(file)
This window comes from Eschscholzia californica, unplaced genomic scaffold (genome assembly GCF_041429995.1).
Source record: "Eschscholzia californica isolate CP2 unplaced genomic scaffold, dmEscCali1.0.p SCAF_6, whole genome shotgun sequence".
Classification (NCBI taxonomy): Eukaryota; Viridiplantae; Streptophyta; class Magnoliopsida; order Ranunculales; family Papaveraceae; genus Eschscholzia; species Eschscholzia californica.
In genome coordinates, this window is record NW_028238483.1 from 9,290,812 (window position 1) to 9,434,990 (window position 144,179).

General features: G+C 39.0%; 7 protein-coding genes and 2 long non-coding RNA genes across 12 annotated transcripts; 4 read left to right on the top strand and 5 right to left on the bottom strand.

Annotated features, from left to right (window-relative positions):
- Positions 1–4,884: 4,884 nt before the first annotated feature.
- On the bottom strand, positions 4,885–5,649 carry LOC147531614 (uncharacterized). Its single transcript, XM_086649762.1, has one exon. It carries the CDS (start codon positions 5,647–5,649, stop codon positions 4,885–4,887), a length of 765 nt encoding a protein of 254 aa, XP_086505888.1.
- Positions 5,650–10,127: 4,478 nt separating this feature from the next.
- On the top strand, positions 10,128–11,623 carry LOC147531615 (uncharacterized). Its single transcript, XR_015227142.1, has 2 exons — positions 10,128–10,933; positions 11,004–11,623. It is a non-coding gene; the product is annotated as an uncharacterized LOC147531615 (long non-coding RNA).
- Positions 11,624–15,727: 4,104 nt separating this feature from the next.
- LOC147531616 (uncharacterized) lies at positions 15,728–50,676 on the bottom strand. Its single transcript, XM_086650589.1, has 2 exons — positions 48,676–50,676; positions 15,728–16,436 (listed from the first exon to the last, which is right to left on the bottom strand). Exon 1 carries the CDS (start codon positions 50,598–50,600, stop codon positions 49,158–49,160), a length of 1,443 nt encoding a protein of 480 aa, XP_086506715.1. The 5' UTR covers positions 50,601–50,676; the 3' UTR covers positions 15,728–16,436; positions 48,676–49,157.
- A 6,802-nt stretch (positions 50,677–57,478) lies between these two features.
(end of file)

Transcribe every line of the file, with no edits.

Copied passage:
This window comes from Eschscholzia californica, unplaced genomic scaffold (genome assembly GCF_041429995.1).
Source record: "Eschscholzia californica isolate CP2 unplaced genomic scaffold, dmEscCali1.0.p SCAF_6, whole genome shotgun sequence".
Classification (NCBI taxonomy): Eukaryota; Viridiplantae; Streptophyta; class Magnoliopsida; order Ranunculales; family Papaveraceae; genus Eschscholzia; species Eschscholzia californica.
In genome coordinates, this window is record NW_028238483.1 from 9,290,812 (window position 1) to 9,434,990 (window position 144,179).

General features: G+C 39.0%; 7 protein-coding genes and 2 long non-coding RNA genes across 12 annotated transcripts; 4 read left to right on the top strand and 5 right to left on the bottom strand.

Annotated features, from left to right (window-relative positions):
- Positions 1–4,884: 4,884 nt before the first annotated feature.
- On the bottom strand, positions 4,885–5,649 carry LOC147531614 (uncharacterized). Its single transcript, XM_086649762.1, has one exon. It carries the CDS (start codon positions 5,647–5,649, stop codon positions 4,885–4,887), a length of 765 nt encoding a protein of 254 aa, XP_086505888.1.
- Positions 5,650–10,127: 4,478 nt separating this feature from the next.
- On the top strand, positions 10,128–11,623 carry LOC147531615 (uncharacterized). Its single transcript, XR_015227142.1, has 2 exons — positions 10,128–10,933; positions 11,004–11,623. It is a non-coding gene; the product is annotated as an uncharacterized LOC147531615 (long non-coding RNA).
- Positions 11,624–15,727: 4,104 nt separating this feature from the next.
- LOC147531616 (uncharacterized) lies at positions 15,728–50,676 on the bottom strand. Its single transcript, XM_086650589.1, has 2 exons — positions 48,676–50,676; positions 15,728–16,436 (listed from the first exon to the last, which is right to left on the bottom strand). Exon 1 carries the CDS (start codon positions 50,598–50,600, stop codon positions 49,158–49,160), a length of 1,443 nt encoding a protein of 480 aa, XP_086506715.1. The 5' UTR covers positions 50,601–50,676; the 3' UTR covers positions 15,728–16,436; positions 48,676–49,157.
- A 6,802-nt stretch (positions 50,677–57,478) lies between these two features.